"Bill has been a great friend for the past decade," said House Finance Co-Chairman Eldon Mulder, an Anchorage Republican who has had Hudson on his committee. As a member of the majority, "He has certainly protected Juneau from attempts at times to lash out at this community," Mulder said.
In his office, Hudson looked at several notes that colleagues handed him on the House floor after his announcement. One of them said: "You've been the north on all of our compasses this year."
"I'm really sorry to see him go because he's a very honorable man, and a very intelligent man, and I think he's one of the best people in the Legislature," said Rep. Harry Crawford, an Anchorage Democrat.
"He's just a wonderful person," said Rep. Beth Kerttula, a Juneau Democrat. "He's been very kind to me, and he just keeps a level of civility and thoughtfulness that is just so rare. It's really going to be hard. ... I'm going to miss him a lot."
Hudson, courtly, white-haired and avuncular, apparently has been popular with constituents, too. He was unopposed for re-election in 2000 despite offering bills to reinstate an income tax and tap permanent fund earnings.
However, one Democrat who says he's about to declare his candidacy for the seat said he would have run against Hudson.
Tim Grussendorf, until today an aide to Democratic Sen. Lyman Hoffman of Bethel, said he would file for the seat immediately.
Grussendorf, son of former House Speaker Ben Grussendorf of Sitka, said he told Hudson three weeks ago that he was going to run against him.
"I feel I have more energy than he does now," said Grussendorf, 36, a commercial fisherman who describes himself as moderate and pro-resource development. He said that while he agrees with Hudson on most issues, he also noted that Republican members of the Fiscal Policy Caucus often "came out less than strong" following closed-door meetings with the House majority. "You put me in that position, I don't think I would have buckled."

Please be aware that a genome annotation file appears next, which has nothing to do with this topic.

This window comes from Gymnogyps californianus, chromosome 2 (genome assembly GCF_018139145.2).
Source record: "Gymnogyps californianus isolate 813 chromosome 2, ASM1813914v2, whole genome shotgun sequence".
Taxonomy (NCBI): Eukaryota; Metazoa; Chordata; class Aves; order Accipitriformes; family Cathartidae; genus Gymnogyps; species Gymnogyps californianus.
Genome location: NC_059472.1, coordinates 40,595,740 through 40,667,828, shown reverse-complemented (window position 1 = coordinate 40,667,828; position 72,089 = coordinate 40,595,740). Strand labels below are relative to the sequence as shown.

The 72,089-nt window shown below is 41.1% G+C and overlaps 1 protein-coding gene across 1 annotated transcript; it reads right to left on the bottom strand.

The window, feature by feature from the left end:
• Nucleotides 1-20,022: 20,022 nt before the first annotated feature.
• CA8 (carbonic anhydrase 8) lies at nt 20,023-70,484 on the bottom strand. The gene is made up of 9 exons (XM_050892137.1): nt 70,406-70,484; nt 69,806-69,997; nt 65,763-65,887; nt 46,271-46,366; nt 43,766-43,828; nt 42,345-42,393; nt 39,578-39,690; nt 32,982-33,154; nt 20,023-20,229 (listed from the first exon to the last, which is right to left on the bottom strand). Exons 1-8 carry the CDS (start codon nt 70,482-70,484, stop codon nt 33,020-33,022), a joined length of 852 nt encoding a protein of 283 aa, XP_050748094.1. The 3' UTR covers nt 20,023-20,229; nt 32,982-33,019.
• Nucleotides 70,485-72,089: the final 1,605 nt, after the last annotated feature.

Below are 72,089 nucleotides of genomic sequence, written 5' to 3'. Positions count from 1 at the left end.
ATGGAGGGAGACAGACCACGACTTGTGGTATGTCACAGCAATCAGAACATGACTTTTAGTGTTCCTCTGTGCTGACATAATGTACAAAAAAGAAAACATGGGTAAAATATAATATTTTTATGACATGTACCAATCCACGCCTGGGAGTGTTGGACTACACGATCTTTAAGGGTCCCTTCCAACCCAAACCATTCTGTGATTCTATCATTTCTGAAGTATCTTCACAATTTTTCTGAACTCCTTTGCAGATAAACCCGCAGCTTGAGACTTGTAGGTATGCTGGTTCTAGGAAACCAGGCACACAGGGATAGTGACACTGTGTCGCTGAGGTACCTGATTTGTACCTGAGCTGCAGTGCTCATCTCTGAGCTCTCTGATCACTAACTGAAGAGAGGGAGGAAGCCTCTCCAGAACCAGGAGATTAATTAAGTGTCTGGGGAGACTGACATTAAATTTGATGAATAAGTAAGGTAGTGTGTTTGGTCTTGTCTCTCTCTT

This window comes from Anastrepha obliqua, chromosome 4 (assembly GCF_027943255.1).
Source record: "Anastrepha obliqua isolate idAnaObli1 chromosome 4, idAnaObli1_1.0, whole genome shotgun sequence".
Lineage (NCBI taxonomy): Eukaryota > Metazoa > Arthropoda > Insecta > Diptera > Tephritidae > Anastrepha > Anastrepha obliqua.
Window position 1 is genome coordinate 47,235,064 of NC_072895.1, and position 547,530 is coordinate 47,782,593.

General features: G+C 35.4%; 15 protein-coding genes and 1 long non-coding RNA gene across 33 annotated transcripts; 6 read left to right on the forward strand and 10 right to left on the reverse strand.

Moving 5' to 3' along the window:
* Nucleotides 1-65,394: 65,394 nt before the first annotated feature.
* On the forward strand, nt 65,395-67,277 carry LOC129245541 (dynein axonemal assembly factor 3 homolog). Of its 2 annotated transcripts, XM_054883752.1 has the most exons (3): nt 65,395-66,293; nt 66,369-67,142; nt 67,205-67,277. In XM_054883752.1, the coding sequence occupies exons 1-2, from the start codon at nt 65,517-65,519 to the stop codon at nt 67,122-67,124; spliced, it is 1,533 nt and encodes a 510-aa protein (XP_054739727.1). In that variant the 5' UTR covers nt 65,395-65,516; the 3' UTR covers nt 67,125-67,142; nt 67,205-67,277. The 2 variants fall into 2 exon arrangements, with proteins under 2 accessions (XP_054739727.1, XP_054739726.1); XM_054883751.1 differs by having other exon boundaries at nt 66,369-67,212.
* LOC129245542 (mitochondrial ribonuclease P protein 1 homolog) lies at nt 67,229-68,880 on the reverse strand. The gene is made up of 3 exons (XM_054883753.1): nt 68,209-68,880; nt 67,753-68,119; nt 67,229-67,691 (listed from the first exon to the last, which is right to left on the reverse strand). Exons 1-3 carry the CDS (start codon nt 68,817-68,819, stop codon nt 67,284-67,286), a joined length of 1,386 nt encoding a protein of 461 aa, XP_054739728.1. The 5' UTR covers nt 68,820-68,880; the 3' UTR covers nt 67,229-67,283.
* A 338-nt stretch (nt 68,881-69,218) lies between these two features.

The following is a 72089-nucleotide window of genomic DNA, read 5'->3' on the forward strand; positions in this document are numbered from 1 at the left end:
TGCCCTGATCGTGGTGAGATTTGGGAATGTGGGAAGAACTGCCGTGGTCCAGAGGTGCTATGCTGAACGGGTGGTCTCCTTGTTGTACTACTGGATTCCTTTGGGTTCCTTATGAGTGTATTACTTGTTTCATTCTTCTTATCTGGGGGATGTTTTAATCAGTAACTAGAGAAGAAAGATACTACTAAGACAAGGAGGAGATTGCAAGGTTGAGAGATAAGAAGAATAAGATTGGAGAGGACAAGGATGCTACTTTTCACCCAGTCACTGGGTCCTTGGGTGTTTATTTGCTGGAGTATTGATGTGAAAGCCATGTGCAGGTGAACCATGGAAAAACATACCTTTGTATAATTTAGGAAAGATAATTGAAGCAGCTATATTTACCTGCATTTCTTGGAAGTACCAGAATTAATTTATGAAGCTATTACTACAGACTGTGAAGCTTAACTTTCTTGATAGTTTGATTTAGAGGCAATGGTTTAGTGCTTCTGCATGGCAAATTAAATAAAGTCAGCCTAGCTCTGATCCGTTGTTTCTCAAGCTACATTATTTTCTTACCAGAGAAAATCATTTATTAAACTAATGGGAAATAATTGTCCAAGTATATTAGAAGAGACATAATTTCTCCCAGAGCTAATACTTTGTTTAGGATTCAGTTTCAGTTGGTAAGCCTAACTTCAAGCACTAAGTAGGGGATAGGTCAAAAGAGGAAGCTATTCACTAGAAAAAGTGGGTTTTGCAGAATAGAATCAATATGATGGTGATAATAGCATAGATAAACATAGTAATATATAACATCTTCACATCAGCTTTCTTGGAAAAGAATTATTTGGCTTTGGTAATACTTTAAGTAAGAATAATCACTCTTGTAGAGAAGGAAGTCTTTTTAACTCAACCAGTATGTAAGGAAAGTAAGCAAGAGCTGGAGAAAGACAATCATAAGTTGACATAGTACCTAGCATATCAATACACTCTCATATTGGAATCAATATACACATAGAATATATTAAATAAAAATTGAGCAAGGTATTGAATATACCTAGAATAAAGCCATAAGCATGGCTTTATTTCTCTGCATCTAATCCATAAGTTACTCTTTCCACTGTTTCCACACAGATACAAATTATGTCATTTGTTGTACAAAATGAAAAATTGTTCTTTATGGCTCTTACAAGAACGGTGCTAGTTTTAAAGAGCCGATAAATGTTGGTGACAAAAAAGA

Hudson acknowledged there was tension with majority members. "We had a lot of our Republican brothers and sisters yelling at us and calling us names for negotiating with the Democrats. But we persevered. And I think we shocked a lot of people when all of a sudden the votes came out. ... I think, all in all, we accomplished a miracle."
Hudson said defending Juneau's status as the capital has complicated his job, leaving him sometimes unable to press as hard as he'd like with fellow Republicans.
"You literally have to tie one arm behind your back," he said. "And that's the arm that you essentially trade off to keep the capital and the Legislature in Juneau. We are the capital city, and as such we have to literally cater to the folks that come down here from out of town to do the process here in Juneau."
Hudson said the city needs to provide more accessible parking, perhaps by redesigning the playground next to the Terry Miller Building uphill from the Capitol to make room for 40 to 60 spaces for vehicles.
"This is a bigger industry than tourism," he said. "The mayor and the Assembly, I hope they don't go so concentrating on trying to put hotels and Taj Mahals down on the waterfront, and neglect the fact that we could do a lot in improving the parking here. ... The people of Juneau are going to have to recognize this capital isn't going to stay here without our continuous effort."
Hudson said he and his wife, Lucy, will travel more to see their 12 grandchildren, who are spread throughout Alaska and the country. But he said he would remain active on keeping the capital in Juneau and pushing for a long-range fiscal plan.
Bill McAllister can be reached at email@example.com.